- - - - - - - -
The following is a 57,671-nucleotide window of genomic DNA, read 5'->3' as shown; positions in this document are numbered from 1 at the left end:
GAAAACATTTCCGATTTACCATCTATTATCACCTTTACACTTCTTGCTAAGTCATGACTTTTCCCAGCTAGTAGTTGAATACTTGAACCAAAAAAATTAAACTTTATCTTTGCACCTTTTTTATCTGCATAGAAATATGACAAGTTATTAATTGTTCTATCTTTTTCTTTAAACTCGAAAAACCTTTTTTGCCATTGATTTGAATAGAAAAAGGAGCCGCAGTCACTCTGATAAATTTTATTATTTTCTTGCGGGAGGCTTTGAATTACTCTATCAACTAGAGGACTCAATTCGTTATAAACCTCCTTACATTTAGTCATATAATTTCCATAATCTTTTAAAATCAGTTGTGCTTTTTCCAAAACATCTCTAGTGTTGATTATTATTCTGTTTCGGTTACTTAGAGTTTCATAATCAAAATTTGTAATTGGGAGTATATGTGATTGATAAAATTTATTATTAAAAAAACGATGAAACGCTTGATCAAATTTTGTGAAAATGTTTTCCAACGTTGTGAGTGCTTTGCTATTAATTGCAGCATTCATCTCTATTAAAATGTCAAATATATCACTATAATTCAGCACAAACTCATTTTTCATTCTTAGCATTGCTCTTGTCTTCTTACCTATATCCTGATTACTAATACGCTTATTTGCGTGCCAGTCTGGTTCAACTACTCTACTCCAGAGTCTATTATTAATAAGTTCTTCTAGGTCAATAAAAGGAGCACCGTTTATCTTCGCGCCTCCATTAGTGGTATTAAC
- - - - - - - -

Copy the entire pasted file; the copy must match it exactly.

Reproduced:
The following is a 57,671-nucleotide window of genomic DNA, read 5'->3' as shown; positions in this document are numbered from 1 at the left end:
GAAAACATTTCCGATTTACCATCTATTATCACCTTTACACTTCTTGCTAAGTCATGACTTTTCCCAGCTAGTAGTTGAATACTTGAACCAAAAAAATTAAACTTTATCTTTGCACCTTTTTTATCTGCATAGAAATATGACAAGTTATTAATTGTTCTATCTTTTTCTTTAAACTCGAAAAACCTTTTTTGCCATTGATTTGAATAGAAAAAGGAGCCGCAGTCACTCTGATAAATTTTATTATTTTCTTGCGGGAGGCTTTGAATTACTCTATCAACTAGAGGACTCAATTCGTTATAAACCTCCTTACATTTAGTCATATAATTTCCATAATCTTTTAAAATCAGTTGTGCTTTTTCCAAAACATCTCTAGTGTTGATTATTATTCTGTTTCGGTTACTTAGAGTTTCATAATCAAAATTTGTAATTGGGAGTATATGTGATTGATAAAATTTATTATTAAAAAAACGATGAAACGCTTGATCAAATTTTGTGAAAATGTTTTCCAACGTTGTGAGTGCTTTGCTATTAATTGCAGCATTCATCTCTATTAAAATGTCAAATATATCACTATAATTCAGCACAAACTCATTTTTCATTCTTAGCATTGCTCTTGTCTTCTTACCTATATCCTGATTACTAATACGCTTATTTGCGTGCCAGTCTGGTTCAACTACTCTACTCCAGAGTCTATTATTAATAAGTTCTTCTAGGTCAATAAAAGGAGCACCGTTTATCTTCGCGCCTCCATTAGTGGTATTAAC